Recent News Items
Law class explores human trafficking
The ways in which attorneys, and even law students, can help prevent and respond to human trafficking might not make the headlines, but a new class at the University of Kansas School of Law is helping those on the front lines fight human trafficking and serve victims. Watch the news clip below, or learn more by visiting IPSR's Anti-Slavery and Human Trafficking Initiative research page also linked below.
C-SPAN coverage of Pulled Over: How Police Stops Define Race and Citizenship
Professors Charles Epp and Steven Maynard-Moody, co-authors of Pulled Over: How Police Stops Define Race and Citizenship, talked about the history of police stops and their impact on communities. Professors Epps and Maynard-Moody co-wrote the book with University of Kansas professor Donald Haider-Markel.
NSF to fund Indigenous Research Project
Jay T. Johnson, in partnership with First Alaskans Institute and the University of Missouri, has received an award from the National Science Foundation. Through this five-year award, titled "Facilitating Indigenous Research, Science and Technology (FIRST)", Dr. Johnson will establish an interdisciplinary network of Native scholars to explore the ways Indigenous communities utilize Indigenous and Western sciences to meet their research needs. The goal is to develop strategies for meeting the research needs of Indigenous communities and build their capacity to lead research initiatives. Dr. Johnson leads the Center for Indigenous Research, Science and Technology (C-FIRST) at IPSR.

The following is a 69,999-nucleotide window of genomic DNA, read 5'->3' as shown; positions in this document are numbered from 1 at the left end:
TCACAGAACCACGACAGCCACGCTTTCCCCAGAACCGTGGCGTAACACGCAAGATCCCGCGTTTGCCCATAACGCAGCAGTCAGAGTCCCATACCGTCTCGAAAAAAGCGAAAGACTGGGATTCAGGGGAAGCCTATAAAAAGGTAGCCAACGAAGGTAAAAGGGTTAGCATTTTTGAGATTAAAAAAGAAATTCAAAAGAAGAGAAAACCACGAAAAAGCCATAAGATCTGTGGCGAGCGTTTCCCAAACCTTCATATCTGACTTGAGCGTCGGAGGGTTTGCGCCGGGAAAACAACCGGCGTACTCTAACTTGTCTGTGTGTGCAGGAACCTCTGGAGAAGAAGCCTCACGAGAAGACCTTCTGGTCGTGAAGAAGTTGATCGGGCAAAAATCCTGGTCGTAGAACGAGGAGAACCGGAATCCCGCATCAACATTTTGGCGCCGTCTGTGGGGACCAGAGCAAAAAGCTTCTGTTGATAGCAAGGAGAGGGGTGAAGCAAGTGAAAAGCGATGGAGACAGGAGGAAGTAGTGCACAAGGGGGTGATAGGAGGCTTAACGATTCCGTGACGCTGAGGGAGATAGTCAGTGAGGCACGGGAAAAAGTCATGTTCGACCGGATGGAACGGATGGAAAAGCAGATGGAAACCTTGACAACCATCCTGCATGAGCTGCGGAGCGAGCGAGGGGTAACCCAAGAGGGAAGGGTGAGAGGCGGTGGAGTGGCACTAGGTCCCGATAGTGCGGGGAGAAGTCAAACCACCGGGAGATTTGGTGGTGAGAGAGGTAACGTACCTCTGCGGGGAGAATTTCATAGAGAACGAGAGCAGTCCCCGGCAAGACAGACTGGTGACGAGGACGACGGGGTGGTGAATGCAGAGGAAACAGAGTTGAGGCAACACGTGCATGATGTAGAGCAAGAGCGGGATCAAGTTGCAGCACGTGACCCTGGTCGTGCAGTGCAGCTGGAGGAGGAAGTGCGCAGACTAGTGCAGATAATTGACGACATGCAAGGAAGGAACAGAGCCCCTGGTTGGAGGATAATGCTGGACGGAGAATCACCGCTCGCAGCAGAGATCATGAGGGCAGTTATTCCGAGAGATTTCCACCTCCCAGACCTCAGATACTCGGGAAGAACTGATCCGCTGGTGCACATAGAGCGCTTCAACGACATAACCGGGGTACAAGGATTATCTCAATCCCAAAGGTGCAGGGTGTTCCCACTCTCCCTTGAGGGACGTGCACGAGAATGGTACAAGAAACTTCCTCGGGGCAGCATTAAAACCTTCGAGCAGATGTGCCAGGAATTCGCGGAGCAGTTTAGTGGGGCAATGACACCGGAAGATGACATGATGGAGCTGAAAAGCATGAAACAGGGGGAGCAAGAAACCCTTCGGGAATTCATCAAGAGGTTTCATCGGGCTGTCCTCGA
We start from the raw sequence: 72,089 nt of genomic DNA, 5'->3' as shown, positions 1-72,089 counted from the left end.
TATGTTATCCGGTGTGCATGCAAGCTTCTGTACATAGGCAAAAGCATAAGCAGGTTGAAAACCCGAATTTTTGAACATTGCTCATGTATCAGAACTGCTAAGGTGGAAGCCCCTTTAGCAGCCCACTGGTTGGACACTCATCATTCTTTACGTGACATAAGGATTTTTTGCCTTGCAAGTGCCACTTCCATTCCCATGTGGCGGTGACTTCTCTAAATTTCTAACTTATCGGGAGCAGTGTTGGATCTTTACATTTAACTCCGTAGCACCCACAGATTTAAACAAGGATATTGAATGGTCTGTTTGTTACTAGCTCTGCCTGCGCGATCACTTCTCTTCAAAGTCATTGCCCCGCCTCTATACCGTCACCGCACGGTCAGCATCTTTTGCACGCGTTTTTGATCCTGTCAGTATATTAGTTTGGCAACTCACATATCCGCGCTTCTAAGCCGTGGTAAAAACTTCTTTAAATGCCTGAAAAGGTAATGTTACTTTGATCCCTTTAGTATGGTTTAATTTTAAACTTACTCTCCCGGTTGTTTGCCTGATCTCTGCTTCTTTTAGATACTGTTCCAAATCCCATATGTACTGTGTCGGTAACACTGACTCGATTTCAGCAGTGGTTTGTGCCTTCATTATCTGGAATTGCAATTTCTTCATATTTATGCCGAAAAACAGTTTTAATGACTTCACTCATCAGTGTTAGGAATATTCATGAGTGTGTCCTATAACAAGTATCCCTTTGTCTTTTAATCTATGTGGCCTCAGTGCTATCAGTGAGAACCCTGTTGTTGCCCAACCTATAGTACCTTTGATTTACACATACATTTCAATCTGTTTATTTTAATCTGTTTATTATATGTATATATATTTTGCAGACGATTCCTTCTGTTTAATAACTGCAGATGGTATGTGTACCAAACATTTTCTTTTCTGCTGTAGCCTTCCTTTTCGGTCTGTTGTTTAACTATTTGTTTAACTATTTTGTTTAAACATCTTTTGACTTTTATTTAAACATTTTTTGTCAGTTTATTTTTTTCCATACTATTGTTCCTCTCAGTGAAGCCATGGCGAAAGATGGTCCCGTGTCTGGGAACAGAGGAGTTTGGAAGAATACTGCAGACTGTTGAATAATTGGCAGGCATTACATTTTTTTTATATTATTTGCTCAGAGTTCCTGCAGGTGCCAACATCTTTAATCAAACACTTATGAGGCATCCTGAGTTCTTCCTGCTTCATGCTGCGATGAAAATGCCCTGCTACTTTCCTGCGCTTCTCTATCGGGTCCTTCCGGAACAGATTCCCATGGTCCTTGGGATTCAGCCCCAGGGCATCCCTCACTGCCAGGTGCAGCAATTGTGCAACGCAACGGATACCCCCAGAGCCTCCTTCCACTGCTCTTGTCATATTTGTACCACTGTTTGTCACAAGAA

Russian student activists learn about university sustainability, environmental initiatives
The University Daily Kansan (UDK) recently featured an article on the Eco-Reps: Peer to Peer Sustainability Outreach Program.The Eco-Reps program is part of the Center for Russian, East European & Eurasian Studies directed by Mariya Omelicheva.Read the article at the link below.
Pilot study to examine aspects of K-12 student-information systems
Most U.S. school districts use a student information system to manage data such as attendance, grades and disciplinary notes because it gives parents, students, teachers and administrators immediate access to day-to-day school operations. Yet, despite the widespread adoptions of these student information systems, no study has assessed how school stakeholders actually use and experience SIS systems and what effects these systems have on users. Bill Staples, professor of sociology and director of the Surveillance Studies Research Center at KU's Institute for Policy and Social Research along with Argun Saatcioglu, associate professor of education and courtesy professor of sociology, recently received a Spencer Foundation Grant to examine whether SIS systemsbuild or undermine trust among stakeholders in schools. Read the full press release at the link below.